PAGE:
Wednesday, September 19, 2012

Tanda of the Week 37 / 2012 -
Orquesta Típica Brunswick


1. Orquesta Típica Brunswick - "La canción del pirata" 1930
2. Orquesta Típica Brunswick - "Mi pena"1931
3. Orquesta Típica Brunswick - "Fruta prohibida"1931
4. Orquesta Típica Brunswick - "Qué bomboncito" 1930

This weeks guest dj tanda is from Orquesta Típica Brunswick sent to us by Richard Slade. He runs a monthly milonga in the south of England called Menuda Milonga and he describes the tanda as follows: "I've a real fondness for the simplicity of late 20s and early 30s tangos as they have buckets of charm and character. I usually play at least one tanda from the late 20s or very early 30s during the evening. Even though I love the darker, more somber tracks from this period, I adore the cute, upbeat nature of this Brunswick tanda. Especially Que Bonboncito."

Thank you Richard! Here's a link to more songs from Orquesta Típica Brunswick on Spotify.

"From the very beginnings of the recording industry, several ecord companies had their own orchestras or small groups whose only purpose was to cut recordings and, consequently, they made no public appearances. Already in the 10s, a period when, among others, the Orquesta Columbia and the Orquesta Polyphon appeared, this was more or less frequent. In spite of these far distant antecedents, it was in the 20s and 30s when they multiplied and each company launched their aggregations lined up by musicians that also were members of other orchestras of the same label. They only met for recording dates.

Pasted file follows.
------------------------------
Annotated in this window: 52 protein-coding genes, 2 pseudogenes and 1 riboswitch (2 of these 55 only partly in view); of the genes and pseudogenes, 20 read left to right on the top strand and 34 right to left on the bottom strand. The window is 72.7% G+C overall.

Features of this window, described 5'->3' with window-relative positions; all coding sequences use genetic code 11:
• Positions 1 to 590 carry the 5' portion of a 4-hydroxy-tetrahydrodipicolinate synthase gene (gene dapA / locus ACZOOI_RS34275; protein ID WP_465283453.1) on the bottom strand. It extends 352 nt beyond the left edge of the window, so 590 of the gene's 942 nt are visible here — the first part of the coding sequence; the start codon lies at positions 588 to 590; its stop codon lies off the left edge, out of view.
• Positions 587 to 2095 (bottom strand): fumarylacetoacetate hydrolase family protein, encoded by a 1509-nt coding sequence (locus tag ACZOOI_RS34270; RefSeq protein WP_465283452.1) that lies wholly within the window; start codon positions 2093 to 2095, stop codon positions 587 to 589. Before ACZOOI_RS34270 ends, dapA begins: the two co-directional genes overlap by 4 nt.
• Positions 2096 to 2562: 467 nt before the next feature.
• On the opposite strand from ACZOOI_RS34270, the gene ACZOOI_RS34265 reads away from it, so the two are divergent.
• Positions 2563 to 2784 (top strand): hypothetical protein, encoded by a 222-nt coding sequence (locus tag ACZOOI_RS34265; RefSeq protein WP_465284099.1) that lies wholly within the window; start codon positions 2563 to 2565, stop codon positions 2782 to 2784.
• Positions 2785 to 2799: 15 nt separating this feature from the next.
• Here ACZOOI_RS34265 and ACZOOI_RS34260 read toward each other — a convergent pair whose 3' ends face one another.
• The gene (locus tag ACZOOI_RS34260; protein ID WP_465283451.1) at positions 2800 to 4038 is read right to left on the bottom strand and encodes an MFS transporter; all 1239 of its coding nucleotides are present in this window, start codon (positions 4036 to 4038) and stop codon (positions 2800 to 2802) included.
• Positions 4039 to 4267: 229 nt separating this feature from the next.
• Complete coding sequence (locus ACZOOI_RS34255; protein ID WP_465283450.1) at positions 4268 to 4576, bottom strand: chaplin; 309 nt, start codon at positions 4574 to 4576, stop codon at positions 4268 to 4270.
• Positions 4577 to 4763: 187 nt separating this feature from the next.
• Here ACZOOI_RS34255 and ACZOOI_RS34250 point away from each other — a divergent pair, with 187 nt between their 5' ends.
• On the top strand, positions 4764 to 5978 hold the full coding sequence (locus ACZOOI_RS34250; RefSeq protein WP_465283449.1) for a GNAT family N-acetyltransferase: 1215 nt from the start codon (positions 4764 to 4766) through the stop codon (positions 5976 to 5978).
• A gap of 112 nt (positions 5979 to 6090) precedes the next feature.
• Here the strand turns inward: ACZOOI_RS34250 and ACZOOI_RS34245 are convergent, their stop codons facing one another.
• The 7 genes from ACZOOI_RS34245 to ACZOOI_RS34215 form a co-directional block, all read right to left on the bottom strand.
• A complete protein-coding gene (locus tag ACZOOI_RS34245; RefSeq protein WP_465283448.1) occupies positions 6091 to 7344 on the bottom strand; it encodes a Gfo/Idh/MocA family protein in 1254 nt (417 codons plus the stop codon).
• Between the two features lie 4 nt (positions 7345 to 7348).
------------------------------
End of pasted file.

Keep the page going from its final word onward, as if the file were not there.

The most widely known were, undoubtedly, those formed by the Victor company, which since its succesful Orquesta Típica Victor -with a long and heterogeneous career from 1925 to 1944- produced other "private" orchestras like the Victor Popular, Victor Argentina, Victor de Salón, Victor de la Guardia Vieja, Radio Victor Argentina, etc. Probably more than once the same musicians were gathered under different group names. To look for any of their public performances is a vain effort: they only existed on record.

Between the twenties and the thirties the Brunswick company came to Argentina and the Columbia company returned. These two new labels, ready to vie for the hegemony that Victor and Odeon had in the local market, also introduced their own orchestras. But while the Típica Columbia preferred a varied repertory, which only included tangos from time to time, the Típica Brunswick was more specifically devoted to this rhythm, hence, its big importance for the genre..... continue reading"

- By Héctor Ángel Benedetti, Todo Tango

Orquesta Típica Brunswick - TOTW - Todo Tango - - iTunes Store

1 kommenttia: